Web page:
I'm just starting to read a fascinating book, "Educating Lawyers," by Sullivan, Colby, Wenger, Bond and Shulman. It's a book about legal education (obviously) published in conjunction with The Carnegie Foundation for the Advancement of Teaching. I'm going to be commenting on it from time time as I read through it looking for information on how legal research factors into the authors' view of legal education as a skill.
Two immediate reactions jump out: First, there is no entry in the index for legal research. But there are several for legal writing. Why is this? Are writing instructors more vocal than librarians, who clearly have the ultimate responsibility, not to mention the expertise, for training law students in the techniques and theories of legal research? If this is so, this clearly indicates that librarians have dropped an important ball. Or is it that research is much more intangible than writing skills which produces something tangible, such as a document, and is therefore overlooked? In this case, librarians have dropped the ball in approaching the topic of legal research as a substantive course of study. I think that it's the latter.
Research is a skill that depends on intimate knowledge of how legal information works (where it comes from and where it goes and how), much more than a study of how to use different tools of legal bibliography.
Second, there is a very curious and surprising sentence in the Introduction, on page 6, in the third line of that page, "Students taught from Langdell's case books were being introduced by their professors to legal research, much as a laboratory or seminar professor in the arts and sciences of those days would have led students to grasp the principles organizing the particular domain..... Through this new procedure, Langdell updated a central tradition of classical jurisprudence: American law was now to be analyzed by academic specialists and criticized in the light of general ideas and principles." This is a very insightful observation. But it presumes the existence and respect of secondary sources and a complex system of organizing case law. As students are introduced to legal principles through the study of cases, treatises and cross-referencing systems aid the student and lawyer to get to the materials needed to answer specific research questions.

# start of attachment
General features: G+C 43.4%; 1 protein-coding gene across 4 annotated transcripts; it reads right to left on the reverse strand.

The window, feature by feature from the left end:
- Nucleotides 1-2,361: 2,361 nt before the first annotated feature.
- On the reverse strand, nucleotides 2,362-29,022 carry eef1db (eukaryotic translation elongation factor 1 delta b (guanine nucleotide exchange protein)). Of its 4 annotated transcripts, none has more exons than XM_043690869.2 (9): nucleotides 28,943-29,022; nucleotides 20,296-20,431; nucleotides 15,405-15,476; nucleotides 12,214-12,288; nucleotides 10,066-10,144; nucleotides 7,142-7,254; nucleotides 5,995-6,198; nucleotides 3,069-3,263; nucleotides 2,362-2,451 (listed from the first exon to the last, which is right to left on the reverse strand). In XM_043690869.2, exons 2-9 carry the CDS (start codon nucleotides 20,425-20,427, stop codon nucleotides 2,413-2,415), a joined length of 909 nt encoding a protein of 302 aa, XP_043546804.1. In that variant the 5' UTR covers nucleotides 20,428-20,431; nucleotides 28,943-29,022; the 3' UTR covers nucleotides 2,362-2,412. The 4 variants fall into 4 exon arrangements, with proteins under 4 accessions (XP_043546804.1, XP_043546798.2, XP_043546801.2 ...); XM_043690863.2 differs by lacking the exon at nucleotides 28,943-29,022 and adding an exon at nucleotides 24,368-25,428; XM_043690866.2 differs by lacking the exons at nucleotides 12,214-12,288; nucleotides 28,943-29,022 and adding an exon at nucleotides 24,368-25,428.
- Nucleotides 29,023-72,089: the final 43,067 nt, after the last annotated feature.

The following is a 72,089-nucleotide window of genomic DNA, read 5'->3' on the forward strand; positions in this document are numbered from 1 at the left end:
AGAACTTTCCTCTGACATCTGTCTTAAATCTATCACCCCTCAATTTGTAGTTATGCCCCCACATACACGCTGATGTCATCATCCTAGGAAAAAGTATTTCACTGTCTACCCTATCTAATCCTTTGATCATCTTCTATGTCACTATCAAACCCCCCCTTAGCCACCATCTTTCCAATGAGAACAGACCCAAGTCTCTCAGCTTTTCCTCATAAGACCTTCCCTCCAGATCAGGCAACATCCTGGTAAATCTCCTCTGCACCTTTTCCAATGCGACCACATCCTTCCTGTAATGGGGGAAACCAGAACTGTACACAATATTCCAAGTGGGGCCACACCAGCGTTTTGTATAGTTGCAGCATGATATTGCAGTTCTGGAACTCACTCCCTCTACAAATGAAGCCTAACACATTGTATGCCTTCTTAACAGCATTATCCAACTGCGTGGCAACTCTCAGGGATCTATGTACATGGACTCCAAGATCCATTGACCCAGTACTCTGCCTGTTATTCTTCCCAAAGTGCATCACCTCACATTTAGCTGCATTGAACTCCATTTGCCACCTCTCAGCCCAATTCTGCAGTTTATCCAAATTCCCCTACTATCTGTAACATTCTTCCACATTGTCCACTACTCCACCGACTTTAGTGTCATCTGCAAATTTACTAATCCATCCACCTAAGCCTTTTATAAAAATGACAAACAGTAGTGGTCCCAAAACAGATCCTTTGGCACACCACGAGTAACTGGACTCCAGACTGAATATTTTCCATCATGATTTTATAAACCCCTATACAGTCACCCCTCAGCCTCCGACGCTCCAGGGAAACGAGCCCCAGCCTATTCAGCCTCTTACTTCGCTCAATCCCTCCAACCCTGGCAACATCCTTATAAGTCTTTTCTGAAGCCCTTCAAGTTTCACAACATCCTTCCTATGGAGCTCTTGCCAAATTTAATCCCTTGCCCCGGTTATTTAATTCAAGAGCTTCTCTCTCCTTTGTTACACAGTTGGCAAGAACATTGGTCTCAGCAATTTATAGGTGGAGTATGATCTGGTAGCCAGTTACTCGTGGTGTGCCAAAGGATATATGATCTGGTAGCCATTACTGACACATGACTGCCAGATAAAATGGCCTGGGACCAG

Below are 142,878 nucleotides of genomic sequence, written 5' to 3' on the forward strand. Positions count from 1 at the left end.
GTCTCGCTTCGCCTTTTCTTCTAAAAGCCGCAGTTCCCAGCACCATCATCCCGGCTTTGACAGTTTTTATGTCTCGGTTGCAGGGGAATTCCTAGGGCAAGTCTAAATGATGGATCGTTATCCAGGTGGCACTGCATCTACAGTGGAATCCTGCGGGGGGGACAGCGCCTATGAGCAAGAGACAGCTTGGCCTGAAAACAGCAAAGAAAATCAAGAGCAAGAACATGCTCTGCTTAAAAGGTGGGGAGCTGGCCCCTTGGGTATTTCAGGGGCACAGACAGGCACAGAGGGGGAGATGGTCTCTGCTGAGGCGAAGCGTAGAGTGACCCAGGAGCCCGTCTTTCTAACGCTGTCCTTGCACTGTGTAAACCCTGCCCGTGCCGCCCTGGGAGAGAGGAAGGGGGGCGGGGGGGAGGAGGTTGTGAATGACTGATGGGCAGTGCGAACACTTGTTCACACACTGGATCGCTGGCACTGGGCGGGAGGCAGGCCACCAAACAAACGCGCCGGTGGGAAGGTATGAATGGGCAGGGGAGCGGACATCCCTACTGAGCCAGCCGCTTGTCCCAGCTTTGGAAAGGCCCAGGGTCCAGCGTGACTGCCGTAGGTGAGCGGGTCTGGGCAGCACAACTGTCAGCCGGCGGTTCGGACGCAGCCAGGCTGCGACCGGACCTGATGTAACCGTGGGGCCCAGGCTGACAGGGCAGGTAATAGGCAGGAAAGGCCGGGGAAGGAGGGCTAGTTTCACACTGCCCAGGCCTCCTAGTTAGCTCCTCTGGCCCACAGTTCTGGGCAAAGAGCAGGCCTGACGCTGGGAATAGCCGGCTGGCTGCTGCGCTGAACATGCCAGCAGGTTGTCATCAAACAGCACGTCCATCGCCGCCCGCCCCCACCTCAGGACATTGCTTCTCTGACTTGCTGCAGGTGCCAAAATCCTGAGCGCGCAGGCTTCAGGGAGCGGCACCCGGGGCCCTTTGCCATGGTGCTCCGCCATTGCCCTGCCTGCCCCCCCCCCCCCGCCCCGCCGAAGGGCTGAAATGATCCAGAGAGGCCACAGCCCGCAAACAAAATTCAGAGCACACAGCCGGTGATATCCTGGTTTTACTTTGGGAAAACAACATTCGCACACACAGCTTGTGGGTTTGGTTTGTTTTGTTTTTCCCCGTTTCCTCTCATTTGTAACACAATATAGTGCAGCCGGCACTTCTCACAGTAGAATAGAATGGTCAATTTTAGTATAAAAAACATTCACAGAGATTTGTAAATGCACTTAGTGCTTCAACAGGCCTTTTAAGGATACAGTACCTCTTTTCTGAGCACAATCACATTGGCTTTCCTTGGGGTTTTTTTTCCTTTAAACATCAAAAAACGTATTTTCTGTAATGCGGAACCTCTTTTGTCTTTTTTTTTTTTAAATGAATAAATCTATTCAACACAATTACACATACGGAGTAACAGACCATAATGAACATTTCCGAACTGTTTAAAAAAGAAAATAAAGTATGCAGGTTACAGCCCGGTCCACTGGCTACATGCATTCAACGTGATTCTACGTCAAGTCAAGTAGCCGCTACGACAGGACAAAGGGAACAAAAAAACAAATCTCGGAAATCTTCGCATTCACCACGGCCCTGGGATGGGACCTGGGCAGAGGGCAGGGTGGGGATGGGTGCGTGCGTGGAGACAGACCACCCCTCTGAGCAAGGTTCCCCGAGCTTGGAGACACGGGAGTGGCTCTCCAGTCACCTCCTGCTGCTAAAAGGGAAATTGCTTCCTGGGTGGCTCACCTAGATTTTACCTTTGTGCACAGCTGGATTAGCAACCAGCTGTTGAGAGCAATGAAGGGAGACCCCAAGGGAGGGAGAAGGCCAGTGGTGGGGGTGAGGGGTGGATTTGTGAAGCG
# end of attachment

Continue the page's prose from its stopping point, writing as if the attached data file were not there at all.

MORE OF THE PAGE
But here is where the book gets interesting. The first full paragraph contains this gem: "In the first place, up-to-date legal scholarship was to turn the jumble of court decisions into synthetic overviews or treatises that could organize and explain various areas of the law. Then the school would train future lawyers the way scientists are trained, teaching them to do legal research amid actual cases in the library...." This is a very key observation. Just as Kent, Bacon and even the writers of the classic encyclopedias and the restatements saw their role as attempts to simplify and synthesize the rules of law that were buried amid a morass of ambiguous and sometimes contradictory case law, all treatises and secondary materials' primary importance is in their ability synthesis and clearly state what are the rules of law. (Royalties and ego stroking notwithstanding.)
This is a key element of what legal research instructors must get across to our students: we must educate them to understand that treatises aren't merely old-fashioned legacies of the past; they are valuable tools that help skilled researchers get to the heart of the matter.
In light of the rise of online services and their ability to bring researchers into direct access to primary materials, this is a very interesting observation indeed. If you cut out the middle man, ie, the treatise writer/scholar who produces secondary material, efficiency in researching will not only decline (to the online services great benefit, because researchers will spend more time online trying to make heads or tails out of case law), but it may lead to the sort of crisis in our legal system such as Kent warned about in his commentaries, volume one, page 441-442 (1826): "The evils resulting from an indigestible heap of laws, and legal authorities, are great and manifest. They destroy the certainty of the law, and promote litigation, delay and subtilty [sic]."
Online services' great virtue is that they bring researchers face to face with primary sources. Online services greatest curse is that it brings researchers face to face with primary sources, without mediation. This is a very dangerous thing, indeed.
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